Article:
The Cotswolds Witches

By: Steve Carr

Trail Matthews was pulled by the arm from the back seat of the black hearse by the driver of the hearse, a very large man with a misshapened bald head and beady black eyes. The driver pushed Trail to the mat in front of a cobalt blue door that had a brass knocker in the shape of a five-pointed star affixed to its center. The house was large and built of Cotswold stone. The driver placed Trail's small suitcase next to him on the mat. "Stay there until your granny opens the door," the man said gruffly. He then pounded the knocker against the door with his ham-sized fist three times, then rushed to the hearse and drove off, leaving a cloud of dust hanging in the dirt driveway from the spinning tires that squealed like a dozen frightened cats as the vehicle left the property.

Trail brushed driveway dirt from his jacket and shorts and stared at the brass knocker as he waited for the door to open. He had never met his Granny Matthews, but he had been assured by the nuns at the orphanage that she would treat him very well. This would be his first real home and he was excited, but nervous.

When the door opened, its hinges squeaked. The misty air that rushed out was scented with sweet and savory spices. When the mist cleared, a beautiful young woman with porcelain-smooth skin and flowing hair the color of honey that reached down to her hips and was adorned with live butterflies, stood in the doorway. She peered down at him with gleaming, green almond-shaped eyes beneath long curled eyelashes.

"What a fine-looking lad you are," she said.

"I'm Trail Matthews," he said. "Thank you for taking me in. I've never had a real home. The ones who were going to adopt me complained that I had peculiar ways."

"Peculiar ways is a trait in our family," she said. "Well lad, we can discuss your peculiar ways another time." She patted on the top of his head. "You must be worn out after that long trip all the way from America. Come in."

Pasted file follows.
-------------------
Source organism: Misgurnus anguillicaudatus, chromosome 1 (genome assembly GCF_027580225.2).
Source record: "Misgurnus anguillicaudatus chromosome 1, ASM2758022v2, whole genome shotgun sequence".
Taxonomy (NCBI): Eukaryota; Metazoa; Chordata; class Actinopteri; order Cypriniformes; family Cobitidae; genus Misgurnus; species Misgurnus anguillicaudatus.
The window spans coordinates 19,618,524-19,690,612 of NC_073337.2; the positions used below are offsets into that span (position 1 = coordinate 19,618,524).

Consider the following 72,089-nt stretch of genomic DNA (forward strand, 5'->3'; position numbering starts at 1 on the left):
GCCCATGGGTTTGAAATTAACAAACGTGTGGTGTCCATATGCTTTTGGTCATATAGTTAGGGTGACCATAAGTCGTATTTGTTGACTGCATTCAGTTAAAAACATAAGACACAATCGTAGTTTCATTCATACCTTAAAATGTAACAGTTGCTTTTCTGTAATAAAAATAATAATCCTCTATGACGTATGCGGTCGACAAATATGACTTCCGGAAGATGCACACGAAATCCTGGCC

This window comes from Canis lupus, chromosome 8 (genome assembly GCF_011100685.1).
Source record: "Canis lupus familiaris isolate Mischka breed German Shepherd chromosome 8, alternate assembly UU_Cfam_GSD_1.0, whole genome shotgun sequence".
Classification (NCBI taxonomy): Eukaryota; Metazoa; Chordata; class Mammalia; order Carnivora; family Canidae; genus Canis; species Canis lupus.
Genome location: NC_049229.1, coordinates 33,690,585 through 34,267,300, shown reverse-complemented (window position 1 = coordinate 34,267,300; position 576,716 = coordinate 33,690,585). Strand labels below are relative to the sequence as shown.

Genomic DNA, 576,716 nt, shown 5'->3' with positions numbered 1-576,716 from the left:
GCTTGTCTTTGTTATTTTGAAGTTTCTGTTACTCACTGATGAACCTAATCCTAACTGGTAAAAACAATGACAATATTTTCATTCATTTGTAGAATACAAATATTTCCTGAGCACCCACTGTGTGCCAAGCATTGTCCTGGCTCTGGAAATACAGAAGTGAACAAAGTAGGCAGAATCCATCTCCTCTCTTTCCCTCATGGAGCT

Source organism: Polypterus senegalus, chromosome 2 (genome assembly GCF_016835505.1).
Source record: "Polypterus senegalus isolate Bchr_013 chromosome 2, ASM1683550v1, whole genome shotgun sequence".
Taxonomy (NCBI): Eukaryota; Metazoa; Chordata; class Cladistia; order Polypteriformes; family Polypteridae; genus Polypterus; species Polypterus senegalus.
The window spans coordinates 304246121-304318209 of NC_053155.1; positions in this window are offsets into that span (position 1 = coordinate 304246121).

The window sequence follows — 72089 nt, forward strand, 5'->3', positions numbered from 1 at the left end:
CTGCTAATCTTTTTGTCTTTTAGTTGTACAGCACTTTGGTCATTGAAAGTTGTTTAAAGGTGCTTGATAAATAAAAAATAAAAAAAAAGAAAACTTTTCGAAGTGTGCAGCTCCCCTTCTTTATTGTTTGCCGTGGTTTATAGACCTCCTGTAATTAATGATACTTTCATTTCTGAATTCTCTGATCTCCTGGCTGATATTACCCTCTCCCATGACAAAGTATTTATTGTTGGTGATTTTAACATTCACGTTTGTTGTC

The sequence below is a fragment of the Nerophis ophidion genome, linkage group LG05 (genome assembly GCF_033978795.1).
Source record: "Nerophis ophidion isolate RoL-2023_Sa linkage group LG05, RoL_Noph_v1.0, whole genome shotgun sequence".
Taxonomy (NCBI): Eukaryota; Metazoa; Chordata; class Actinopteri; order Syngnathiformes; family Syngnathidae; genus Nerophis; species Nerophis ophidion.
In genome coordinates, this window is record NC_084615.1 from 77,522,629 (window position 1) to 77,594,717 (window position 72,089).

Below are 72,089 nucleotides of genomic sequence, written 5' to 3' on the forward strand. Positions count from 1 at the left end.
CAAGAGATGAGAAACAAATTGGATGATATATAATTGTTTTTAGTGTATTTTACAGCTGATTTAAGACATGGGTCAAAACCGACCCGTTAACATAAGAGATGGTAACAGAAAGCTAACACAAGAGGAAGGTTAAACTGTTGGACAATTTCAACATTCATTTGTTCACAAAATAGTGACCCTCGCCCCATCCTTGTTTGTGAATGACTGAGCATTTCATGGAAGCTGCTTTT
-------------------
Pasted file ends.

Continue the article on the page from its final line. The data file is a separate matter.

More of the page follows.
She stepped aside as he picked up his suitcase and walked into the house. Inside, standing in a large room, a balmy breeze circulated about despite a large fireplace where a fire roared, birdsong filled the air, and the gurgling of a forest stream rose up from the floorboards under his feet.

She closed the door, came up behind him and clapped her hands. Instantly the fire was gone and the room was quiet. He whirled about and stared up at his granny. "How did you do that?"

"Do what?" she said innocently. "Would you like some tea?" she said, gazing into his young face as if actually seeing him for the first time. "Oh you're still just a lamb, aren't you my pet? My teas are much too potent for one as young as you. Perhaps, a glass of milk for you then?"

"Yes, please," he said still gazing at her face, confused that his grandmother looked so much younger than most grandmothers he had seen or read about.

"Dreadsmore," she called out.

Trail turned as the large sliding doors at the far end of the room separated. The tallest man he had ever seen – at least ten foot tall – stood in between the doors holding a tray in one hand. "Tea for madam and milk for the lad, just as madam requested," He said. "I took the liberty of adding a plate of biscuits, for the boy," he added.